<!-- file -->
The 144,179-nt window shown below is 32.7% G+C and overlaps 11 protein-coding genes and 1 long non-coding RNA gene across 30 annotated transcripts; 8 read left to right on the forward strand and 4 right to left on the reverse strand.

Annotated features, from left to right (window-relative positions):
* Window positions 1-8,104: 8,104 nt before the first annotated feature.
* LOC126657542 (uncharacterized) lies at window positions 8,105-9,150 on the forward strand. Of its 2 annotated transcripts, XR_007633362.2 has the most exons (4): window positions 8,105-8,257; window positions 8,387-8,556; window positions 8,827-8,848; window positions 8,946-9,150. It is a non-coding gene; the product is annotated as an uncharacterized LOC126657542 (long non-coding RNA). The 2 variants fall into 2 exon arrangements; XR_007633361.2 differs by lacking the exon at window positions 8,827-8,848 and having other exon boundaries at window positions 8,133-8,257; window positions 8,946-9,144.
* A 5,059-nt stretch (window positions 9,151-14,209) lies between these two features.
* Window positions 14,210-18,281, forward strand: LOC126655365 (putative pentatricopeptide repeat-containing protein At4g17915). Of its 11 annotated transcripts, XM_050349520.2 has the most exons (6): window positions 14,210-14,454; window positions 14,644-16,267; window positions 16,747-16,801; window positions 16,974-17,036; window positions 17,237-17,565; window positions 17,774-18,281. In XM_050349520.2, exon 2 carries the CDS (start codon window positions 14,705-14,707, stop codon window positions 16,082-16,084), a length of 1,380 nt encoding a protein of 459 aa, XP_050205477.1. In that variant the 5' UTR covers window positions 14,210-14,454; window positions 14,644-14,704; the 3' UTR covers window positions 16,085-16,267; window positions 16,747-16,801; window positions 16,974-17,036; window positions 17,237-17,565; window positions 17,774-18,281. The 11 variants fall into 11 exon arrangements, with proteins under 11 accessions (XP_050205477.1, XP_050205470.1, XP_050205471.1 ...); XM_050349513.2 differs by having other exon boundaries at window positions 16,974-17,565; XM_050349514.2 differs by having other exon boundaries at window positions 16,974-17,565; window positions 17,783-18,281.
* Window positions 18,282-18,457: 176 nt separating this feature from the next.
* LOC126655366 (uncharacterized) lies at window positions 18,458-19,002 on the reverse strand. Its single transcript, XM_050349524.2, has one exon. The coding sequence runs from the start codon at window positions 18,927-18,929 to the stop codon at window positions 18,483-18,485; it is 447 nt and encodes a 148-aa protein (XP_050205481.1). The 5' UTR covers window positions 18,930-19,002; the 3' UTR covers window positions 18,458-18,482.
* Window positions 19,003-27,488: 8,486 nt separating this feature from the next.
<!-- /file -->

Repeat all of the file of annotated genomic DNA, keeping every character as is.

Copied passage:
The 144,179-nt window shown below is 32.7% G+C and overlaps 11 protein-coding genes and 1 long non-coding RNA gene across 30 annotated transcripts; 8 read left to right on the forward strand and 4 right to left on the reverse strand.

Annotated features, from left to right (window-relative positions):
* Window positions 1-8,104: 8,104 nt before the first annotated feature.
* LOC126657542 (uncharacterized) lies at window positions 8,105-9,150 on the forward strand. Of its 2 annotated transcripts, XR_007633362.2 has the most exons (4): window positions 8,105-8,257; window positions 8,387-8,556; window positions 8,827-8,848; window positions 8,946-9,150. It is a non-coding gene; the product is annotated as an uncharacterized LOC126657542 (long non-coding RNA). The 2 variants fall into 2 exon arrangements; XR_007633361.2 differs by lacking the exon at window positions 8,827-8,848 and having other exon boundaries at window positions 8,133-8,257; window positions 8,946-9,144.
* A 5,059-nt stretch (window positions 9,151-14,209) lies between these two features.
* Window positions 14,210-18,281, forward strand: LOC126655365 (putative pentatricopeptide repeat-containing protein At4g17915). Of its 11 annotated transcripts, XM_050349520.2 has the most exons (6): window positions 14,210-14,454; window positions 14,644-16,267; window positions 16,747-16,801; window positions 16,974-17,036; window positions 17,237-17,565; window positions 17,774-18,281. In XM_050349520.2, exon 2 carries the CDS (start codon window positions 14,705-14,707, stop codon window positions 16,082-16,084), a length of 1,380 nt encoding a protein of 459 aa, XP_050205477.1. In that variant the 5' UTR covers window positions 14,210-14,454; window positions 14,644-14,704; the 3' UTR covers window positions 16,085-16,267; window positions 16,747-16,801; window positions 16,974-17,036; window positions 17,237-17,565; window positions 17,774-18,281. The 11 variants fall into 11 exon arrangements, with proteins under 11 accessions (XP_050205477.1, XP_050205470.1, XP_050205471.1 ...); XM_050349513.2 differs by having other exon boundaries at window positions 16,974-17,565; XM_050349514.2 differs by having other exon boundaries at window positions 16,974-17,565; window positions 17,783-18,281.
* Window positions 18,282-18,457: 176 nt separating this feature from the next.
* LOC126655366 (uncharacterized) lies at window positions 18,458-19,002 on the reverse strand. Its single transcript, XM_050349524.2, has one exon. The coding sequence runs from the start codon at window positions 18,927-18,929 to the stop codon at window positions 18,483-18,485; it is 447 nt and encodes a 148-aa protein (XP_050205481.1). The 5' UTR covers window positions 18,930-19,002; the 3' UTR covers window positions 18,458-18,482.
* Window positions 19,003-27,488: 8,486 nt separating this feature from the next.